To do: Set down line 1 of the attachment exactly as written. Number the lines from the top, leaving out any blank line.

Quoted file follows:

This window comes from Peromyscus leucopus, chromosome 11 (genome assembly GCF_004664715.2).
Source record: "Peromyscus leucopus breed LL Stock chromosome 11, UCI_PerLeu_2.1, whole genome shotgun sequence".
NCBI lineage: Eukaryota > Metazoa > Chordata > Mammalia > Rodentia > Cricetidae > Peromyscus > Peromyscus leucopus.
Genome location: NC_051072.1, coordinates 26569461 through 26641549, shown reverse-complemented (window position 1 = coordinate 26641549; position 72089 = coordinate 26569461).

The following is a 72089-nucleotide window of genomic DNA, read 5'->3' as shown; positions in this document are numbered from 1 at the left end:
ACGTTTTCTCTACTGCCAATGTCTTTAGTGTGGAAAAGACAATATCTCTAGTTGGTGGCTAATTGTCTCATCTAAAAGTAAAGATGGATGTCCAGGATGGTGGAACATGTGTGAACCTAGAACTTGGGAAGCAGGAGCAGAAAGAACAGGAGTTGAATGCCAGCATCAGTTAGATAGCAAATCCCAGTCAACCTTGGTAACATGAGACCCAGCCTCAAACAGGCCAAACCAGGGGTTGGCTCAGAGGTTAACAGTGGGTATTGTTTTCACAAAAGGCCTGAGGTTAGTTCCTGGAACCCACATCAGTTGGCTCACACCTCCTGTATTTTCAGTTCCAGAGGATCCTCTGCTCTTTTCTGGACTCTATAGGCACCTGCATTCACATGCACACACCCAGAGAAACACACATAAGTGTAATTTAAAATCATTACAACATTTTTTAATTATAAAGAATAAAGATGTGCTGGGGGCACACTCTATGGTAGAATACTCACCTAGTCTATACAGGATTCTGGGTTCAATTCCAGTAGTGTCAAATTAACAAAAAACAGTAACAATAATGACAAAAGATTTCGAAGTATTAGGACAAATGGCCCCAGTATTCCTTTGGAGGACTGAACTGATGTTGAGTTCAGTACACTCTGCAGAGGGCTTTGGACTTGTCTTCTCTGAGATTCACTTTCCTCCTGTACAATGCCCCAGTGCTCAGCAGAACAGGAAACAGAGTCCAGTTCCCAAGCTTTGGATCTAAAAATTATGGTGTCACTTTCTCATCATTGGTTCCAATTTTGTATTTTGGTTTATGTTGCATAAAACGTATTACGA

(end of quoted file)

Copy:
This window comes from Peromyscus leucopus, chromosome 11 (genome assembly GCF_004664715.2).